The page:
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Dame Alice tells us straight off that experience is the only authority she needs to tell of the problems of marriage. She proceeds, however, to use plenty of other authorities to support her idea that women should have control in marriage.
In the Middle Ages women had an exceptionally raw deal in marriage. Legally, they could do nothing without their husbands, in fact did not even exist other than as their husbands' property. Even sex could technically be performed only for procreation, not enjoyment (that was lust). Look at the effect this attitude has, not only on the way a medieval audience would view this tale, but the Miller's Tale as well. Women were responsible for any lust a man felt, because they were all considered temptresses.
Immediately Dame Alice gets defensive about the number of husbands she's had, saying not even Christ himself defined how many husbands were too many.
She first lets us know that virginity is nothing worth defending, since although St. Paul advises virginity, he doesn't command it; he leaves it up to each woman. There's no prize for virginity, she says in her own defense; besides, she cleverly asks, if everyone were a virgin, where would we get virgins?
Everyone has a gift from God, and uses it as best he or she can. This is a defense for her own healthy sexual appetite that flies in the face of the prevailing attitude. This attitude is upside-down from an orthodox medieval viewpoint: rather than trying to understand men's (and women's) actions according to a divine plan, she deduces God's plan for the world according to earthly desires and needs. But, she says, God wouldn't have made sexual organs if not for pleasure. (You can still hear this same argument today.) At least she is willing to have sex, unlike other wives who are "daungerous" (cool and standoffish).
Given the attitude of the time, is it outrageous of her to want to have a husband who will be her debtor and slave and to have power over his body (lines 155-158)? After all, that's the legal power a husband can hold over her. She uses authors to support her case, but adds she's saying all this only to amuse the company.
Believing that the best defense is a good offense, she teaches how to accuse husbands of being in the wrong to make them mind. All she wants to do, she pretends, is please them. At the same time, they're old, so why should they want her sex all to themselves when there's plenty to go around?
This is an ironic upset of the idea of mutual charity in marriage, and of the assumption that men and women of the same age should marry. This may be valid, as the three old husbands died trying to satisfy her.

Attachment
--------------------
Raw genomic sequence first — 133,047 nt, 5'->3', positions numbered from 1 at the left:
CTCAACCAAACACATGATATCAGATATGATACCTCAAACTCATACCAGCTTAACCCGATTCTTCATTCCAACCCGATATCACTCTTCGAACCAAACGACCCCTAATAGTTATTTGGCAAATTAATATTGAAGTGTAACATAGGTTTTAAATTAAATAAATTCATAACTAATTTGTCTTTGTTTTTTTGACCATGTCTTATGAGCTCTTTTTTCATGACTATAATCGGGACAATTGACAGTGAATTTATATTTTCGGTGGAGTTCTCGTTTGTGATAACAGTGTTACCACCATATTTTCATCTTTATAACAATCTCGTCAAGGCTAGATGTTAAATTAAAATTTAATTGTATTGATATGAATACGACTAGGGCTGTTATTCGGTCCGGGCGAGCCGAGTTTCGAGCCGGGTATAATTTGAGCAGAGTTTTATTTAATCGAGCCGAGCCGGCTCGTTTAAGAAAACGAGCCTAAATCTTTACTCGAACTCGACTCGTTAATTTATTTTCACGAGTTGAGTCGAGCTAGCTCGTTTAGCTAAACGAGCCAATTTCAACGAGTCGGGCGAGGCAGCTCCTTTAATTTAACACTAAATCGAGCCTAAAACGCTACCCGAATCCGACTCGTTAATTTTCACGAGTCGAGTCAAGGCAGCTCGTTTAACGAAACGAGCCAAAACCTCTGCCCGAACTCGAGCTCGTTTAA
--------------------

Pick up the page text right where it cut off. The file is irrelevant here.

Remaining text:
She thumbs her nose at the medieval wisdom that says a woman's love is like a fire-the more it burns the more it wants to burn. But without her false accusations against her former husbands, she'd be ruined-"Been spilt," a sexual allusion as it is with Nicholas in the Miller's Tale-if she didn't take the initiative. She sees marriage in a cold, practical light: first come, first served; and whoever can profit should do so, for everything in life is for sale. She doesn't have sexual feeling for the old husbands, but pretends to so she can get things from them. Is this a cruel and callous attitude or is Dame Alice getting her just deserts?
Dame Alice's fourth husband, even though he was a lout (pulling off the very cheating tricks she accused the other husbands of), makes her think fondly of her lost youth. But the passing of time doesn't cause her to regret the good times she's had. Time has robbed her of her beauty, but "the devil with it" (line 476). Her resigned observation that "the flour is gone," meaning both "flour" and "flower," is ambiguous, showing her deep-rooted sense of the flesh and her sense of lost youth.
She loved her last two husbands because they were cool toward her. There's no real change or growth in her more recent experience, but these husbands, especially the last, are more like her and so more successful as matches. They give her a dose of her own medicine, and even though she eventually gets control, she gets a good fight in the process.
Jankin is the only husband we get a clear picture of, as well as the circumstances surrounding their meeting and wooing. It gives us a clue as to how she may have arranged her other marriages. (Like Nicholas, he is "hende," and she, like Alison, feels an instant sexual attraction.) We can feel Dame Alice's frustration after hearing of the tales of evil women that Jankin reads her, of the man who wants a cutting of the "blessed tree" on which a man's three wives hanged themselves and the proverbs that prove all wives are wicked.
The ending is a happy one for her, for although she uses trickery, pretending she's about to die, she does get her "mastery," which means skill as well as superiority. In this success, has she reached beyond the instinctual knowledge she's depended on all these years? Her tale may indicate an answer.